In many respects, funerals often mirror weddings or other large celebrations. The cost can vary tremendously according to the customization and budget of the consumer. Additionally, a funeral home is a 24-hour, labour-intensive business with extensive facilities (viewing room, chapel, limousines, funeral coaches, etc.) and these expenses must be factored into the total cost. Moreover, the cost includes not only the facilities and merchandise (caskets, urns, vaults, etc.) but also the services of the funeral director and all other support staff to ensure all bases are covered. This can range from filing appropriate documents and paperwork to arranging ministers, flowers, newspaper notices and much more. Quite commonly, funeral homes are largely family-owned, such as Cornerstone, and all possess a fairly modest profit margin. Funeral costs have increased no faster than the consumer price index for other consumer items.
Just like other open spaces, cemeteries are impacted by increased population density in both urban and rural areas. Cemetery spaces are a finite resource, and as such, are at a premium in some regions.
Perpetual care is a fund that is collected with each interment space sale to aid in the maintenance of the grounds, roads and buildings of the cemetery.
Yes, there are a wide range of personalization choices available for any type of vault. Similar to casket vaults, there are urn vaults designed for interment.
Alberta Human Services (AHS) and Assured Income for the Severly Handicapped (AISH) are provincial government organizations that have the potential to assist with the financial benefits for funding some of the expenses incurred while planning a funeral. Depending on your selections, many - if not all - of the expenses could be covered by one of these groups. The eligibility for these programs is directly related to the financial status of the deceased and the responsible survivor (next-of-kin).
That particular facility will be asking you, either before or after death, which funeral home you wish to handle any arrangements. That facility, when they have completed their necessary procedures and documentation, will call the funeral home of your choice. The deceased is then transferred to the funeral home's care. This can happen any time of the day or night. The funeral home would then contact the family representative - considering the time of day - and an appointment would be made to make arrangements.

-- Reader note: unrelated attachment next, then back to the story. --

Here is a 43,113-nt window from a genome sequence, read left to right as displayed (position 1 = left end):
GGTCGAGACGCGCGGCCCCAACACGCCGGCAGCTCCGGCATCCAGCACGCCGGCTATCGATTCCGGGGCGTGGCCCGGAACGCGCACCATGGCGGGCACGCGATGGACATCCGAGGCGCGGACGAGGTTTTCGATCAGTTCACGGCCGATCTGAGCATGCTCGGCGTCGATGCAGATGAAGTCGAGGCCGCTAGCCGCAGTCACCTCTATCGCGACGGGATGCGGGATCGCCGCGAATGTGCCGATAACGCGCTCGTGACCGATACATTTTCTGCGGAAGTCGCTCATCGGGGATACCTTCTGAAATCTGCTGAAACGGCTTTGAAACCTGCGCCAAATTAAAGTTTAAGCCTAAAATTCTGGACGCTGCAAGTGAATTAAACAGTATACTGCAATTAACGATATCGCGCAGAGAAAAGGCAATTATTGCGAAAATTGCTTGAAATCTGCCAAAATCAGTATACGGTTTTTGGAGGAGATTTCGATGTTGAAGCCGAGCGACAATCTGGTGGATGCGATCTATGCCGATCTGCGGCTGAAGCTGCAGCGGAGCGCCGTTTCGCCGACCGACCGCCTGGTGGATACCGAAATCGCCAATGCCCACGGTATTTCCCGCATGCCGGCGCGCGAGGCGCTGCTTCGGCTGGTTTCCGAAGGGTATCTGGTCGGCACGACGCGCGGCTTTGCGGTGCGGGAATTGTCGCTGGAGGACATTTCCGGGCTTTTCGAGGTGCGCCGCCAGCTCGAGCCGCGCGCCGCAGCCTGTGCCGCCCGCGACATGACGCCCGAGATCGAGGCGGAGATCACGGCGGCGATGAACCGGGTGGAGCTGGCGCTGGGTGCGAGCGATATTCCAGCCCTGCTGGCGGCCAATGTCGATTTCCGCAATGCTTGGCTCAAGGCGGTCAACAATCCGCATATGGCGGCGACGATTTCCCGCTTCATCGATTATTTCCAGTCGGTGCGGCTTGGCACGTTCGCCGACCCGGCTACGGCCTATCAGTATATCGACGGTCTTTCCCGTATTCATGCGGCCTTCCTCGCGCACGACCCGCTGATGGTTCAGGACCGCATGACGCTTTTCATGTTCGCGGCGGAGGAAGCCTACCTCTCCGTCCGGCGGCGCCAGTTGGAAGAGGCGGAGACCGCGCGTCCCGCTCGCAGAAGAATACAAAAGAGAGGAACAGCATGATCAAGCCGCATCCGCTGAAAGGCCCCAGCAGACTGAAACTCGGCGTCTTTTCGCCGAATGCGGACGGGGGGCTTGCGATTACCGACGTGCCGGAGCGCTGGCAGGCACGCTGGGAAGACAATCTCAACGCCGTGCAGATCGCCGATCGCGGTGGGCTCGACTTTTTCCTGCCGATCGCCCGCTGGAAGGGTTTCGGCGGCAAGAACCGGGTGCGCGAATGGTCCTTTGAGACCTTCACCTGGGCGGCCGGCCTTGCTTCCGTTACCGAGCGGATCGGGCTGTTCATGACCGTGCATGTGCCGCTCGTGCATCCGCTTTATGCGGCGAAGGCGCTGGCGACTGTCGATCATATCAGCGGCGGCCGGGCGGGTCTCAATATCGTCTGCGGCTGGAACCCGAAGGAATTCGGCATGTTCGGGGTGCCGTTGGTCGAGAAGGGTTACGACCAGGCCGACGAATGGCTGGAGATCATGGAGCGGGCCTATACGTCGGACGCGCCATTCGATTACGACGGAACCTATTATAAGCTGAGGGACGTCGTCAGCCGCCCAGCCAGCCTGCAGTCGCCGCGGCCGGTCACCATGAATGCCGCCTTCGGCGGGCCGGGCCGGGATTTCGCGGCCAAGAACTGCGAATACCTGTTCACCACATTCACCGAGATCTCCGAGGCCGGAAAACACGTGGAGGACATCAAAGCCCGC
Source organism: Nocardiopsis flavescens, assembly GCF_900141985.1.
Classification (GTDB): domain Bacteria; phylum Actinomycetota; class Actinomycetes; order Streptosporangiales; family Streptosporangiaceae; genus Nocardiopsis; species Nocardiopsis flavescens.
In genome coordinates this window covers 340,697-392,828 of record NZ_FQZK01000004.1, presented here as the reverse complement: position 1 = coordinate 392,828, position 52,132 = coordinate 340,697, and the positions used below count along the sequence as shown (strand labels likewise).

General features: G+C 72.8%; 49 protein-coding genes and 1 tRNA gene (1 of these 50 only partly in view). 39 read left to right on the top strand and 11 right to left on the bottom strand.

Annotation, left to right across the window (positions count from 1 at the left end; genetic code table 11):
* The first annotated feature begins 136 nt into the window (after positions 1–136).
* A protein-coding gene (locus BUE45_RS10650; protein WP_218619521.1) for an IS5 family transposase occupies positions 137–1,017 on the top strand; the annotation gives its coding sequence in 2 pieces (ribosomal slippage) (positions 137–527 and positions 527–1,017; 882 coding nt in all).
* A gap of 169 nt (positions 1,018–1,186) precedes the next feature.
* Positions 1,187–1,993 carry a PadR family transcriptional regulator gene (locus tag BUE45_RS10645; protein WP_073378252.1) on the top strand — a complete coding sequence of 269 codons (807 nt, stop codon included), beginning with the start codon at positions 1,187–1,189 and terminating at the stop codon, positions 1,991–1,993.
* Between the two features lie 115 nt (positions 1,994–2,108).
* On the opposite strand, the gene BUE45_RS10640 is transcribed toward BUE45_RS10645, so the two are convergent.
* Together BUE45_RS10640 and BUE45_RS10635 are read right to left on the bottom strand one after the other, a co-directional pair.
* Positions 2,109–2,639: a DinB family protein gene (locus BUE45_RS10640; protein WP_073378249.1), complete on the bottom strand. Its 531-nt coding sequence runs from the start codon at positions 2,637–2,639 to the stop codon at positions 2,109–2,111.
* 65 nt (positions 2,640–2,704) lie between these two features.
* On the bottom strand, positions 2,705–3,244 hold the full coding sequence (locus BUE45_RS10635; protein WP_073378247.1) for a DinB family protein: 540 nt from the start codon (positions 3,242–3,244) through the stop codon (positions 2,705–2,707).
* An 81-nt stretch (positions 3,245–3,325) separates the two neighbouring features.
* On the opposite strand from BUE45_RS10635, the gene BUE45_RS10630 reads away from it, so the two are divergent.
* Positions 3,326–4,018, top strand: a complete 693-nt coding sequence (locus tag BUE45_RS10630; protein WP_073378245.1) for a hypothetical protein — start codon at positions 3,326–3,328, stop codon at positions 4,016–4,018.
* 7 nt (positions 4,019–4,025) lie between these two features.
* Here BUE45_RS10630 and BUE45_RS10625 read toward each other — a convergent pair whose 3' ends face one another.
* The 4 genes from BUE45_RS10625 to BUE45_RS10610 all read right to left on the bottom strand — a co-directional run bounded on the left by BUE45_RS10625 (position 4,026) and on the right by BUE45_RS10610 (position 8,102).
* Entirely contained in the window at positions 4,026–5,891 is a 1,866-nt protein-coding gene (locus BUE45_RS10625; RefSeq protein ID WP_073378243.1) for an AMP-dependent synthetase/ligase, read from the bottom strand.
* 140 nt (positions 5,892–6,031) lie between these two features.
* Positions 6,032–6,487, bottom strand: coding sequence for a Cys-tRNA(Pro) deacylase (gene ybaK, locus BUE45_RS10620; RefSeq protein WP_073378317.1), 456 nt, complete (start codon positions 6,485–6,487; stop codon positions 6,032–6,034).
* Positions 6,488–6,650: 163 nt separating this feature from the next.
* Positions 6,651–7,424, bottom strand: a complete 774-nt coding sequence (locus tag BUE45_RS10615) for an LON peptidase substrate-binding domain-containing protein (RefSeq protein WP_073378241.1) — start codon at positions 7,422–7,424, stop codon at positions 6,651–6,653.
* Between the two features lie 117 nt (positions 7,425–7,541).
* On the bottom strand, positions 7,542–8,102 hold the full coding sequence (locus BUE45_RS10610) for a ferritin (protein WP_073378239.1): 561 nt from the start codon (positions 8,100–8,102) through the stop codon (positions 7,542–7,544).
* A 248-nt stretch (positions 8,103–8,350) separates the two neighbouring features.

Most times, when death occurs at home, it is an expected event. The deceased may have been under the care of a physician or other end-of-life care professional. When this happens, the easiest procedure is to call the funeral home of your choice and they will go to the home and transfer the deceased into their care. You may be asked a few simple questions by the funeral home before the transfer is made. This may be necessary for the funeral home to establish if any other authorities need to be contacted before the transfer takes place. The Office of the Chief Medical Examiner (OCME) and the local police will have to be contacted if the death was not expected. If the death was expected (but not so suddenly), or is questionable by the funeral home, the funeral home will contact the OCME. They will then make a decision as to if the deceased can be transported to the funeral home or to their office in Calgary.
Calling the police, ambulance, OCME or other authorities may be an unnecessary burden for the family. If there are any doubts about who should be called, your funeral director is well-trained for decision-making, as well as knowing the laws of Alberta. One phone call to the funeral home is all that is needed. The funeral director will know if other authorities need to be contacted or not.
When a death occurs suddenly or it cannot be explained, the Office of the Chief Medical Examiner (OCME) conducts an investigation, under the authority of the Fatality Inquiries Act. The OCME investigates deaths to determine:
• Identity of the deceased
• Date and place of death
• Medical reason for death (why it occurred)
• Manner of death
At the time of your loved one’s death, the OCME will be contacted and – if they require an autopsy to take place – the deceased will be transported by a transportation company, which specializes in decedent care, to the OCME in Calgary. Once the OCME has finalized their examinations, they will then allow your loved one to be taken to the funeral home of your choice. Once the family of the deceased contacts the funeral provider, they will ensure to walk you through what the next steps are.